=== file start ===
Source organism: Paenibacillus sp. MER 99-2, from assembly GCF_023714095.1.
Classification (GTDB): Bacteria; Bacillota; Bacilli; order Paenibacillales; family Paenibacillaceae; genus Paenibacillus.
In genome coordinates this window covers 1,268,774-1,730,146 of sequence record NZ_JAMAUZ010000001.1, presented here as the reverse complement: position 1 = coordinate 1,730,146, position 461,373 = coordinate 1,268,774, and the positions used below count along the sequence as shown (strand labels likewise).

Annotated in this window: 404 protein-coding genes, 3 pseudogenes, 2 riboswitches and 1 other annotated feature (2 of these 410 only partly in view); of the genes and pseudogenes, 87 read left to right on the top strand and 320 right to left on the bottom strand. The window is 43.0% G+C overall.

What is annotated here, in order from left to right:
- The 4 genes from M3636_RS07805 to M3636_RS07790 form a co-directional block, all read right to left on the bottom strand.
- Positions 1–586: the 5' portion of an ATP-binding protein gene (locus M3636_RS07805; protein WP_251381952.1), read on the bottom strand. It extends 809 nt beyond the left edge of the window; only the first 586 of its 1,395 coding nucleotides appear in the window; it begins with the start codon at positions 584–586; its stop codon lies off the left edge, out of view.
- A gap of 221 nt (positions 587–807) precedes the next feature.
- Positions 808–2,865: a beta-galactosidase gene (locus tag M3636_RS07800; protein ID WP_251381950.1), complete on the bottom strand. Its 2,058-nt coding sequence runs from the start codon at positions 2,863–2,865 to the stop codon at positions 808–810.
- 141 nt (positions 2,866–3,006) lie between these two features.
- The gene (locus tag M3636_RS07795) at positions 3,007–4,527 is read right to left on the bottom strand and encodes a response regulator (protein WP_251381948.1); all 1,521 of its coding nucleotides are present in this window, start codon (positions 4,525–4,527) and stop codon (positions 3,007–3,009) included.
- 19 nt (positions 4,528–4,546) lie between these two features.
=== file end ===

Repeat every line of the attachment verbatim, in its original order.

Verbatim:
Source organism: Paenibacillus sp. MER 99-2, from assembly GCF_023714095.1.
Classification (GTDB): Bacteria; Bacillota; Bacilli; order Paenibacillales; family Paenibacillaceae; genus Paenibacillus.
In genome coordinates this window covers 1,268,774-1,730,146 of sequence record NZ_JAMAUZ010000001.1, presented here as the reverse complement: position 1 = coordinate 1,730,146, position 461,373 = coordinate 1,268,774, and the positions used below count along the sequence as shown (strand labels likewise).

Annotated in this window: 404 protein-coding genes, 3 pseudogenes, 2 riboswitches and 1 other annotated feature (2 of these 410 only partly in view); of the genes and pseudogenes, 87 read left to right on the top strand and 320 right to left on the bottom strand. The window is 43.0% G+C overall.

What is annotated here, in order from left to right:
- The 4 genes from M3636_RS07805 to M3636_RS07790 form a co-directional block, all read right to left on the bottom strand.
- Positions 1–586: the 5' portion of an ATP-binding protein gene (locus M3636_RS07805; protein WP_251381952.1), read on the bottom strand. It extends 809 nt beyond the left edge of the window; only the first 586 of its 1,395 coding nucleotides appear in the window; it begins with the start codon at positions 584–586; its stop codon lies off the left edge, out of view.
- A gap of 221 nt (positions 587–807) precedes the next feature.
- Positions 808–2,865: a beta-galactosidase gene (locus tag M3636_RS07800; protein ID WP_251381950.1), complete on the bottom strand. Its 2,058-nt coding sequence runs from the start codon at positions 2,863–2,865 to the stop codon at positions 808–810.
- 141 nt (positions 2,866–3,006) lie between these two features.
- The gene (locus tag M3636_RS07795) at positions 3,007–4,527 is read right to left on the bottom strand and encodes a response regulator (protein WP_251381948.1); all 1,521 of its coding nucleotides are present in this window, start codon (positions 4,525–4,527) and stop codon (positions 3,007–3,009) included.
- 19 nt (positions 4,528–4,546) lie between these two features.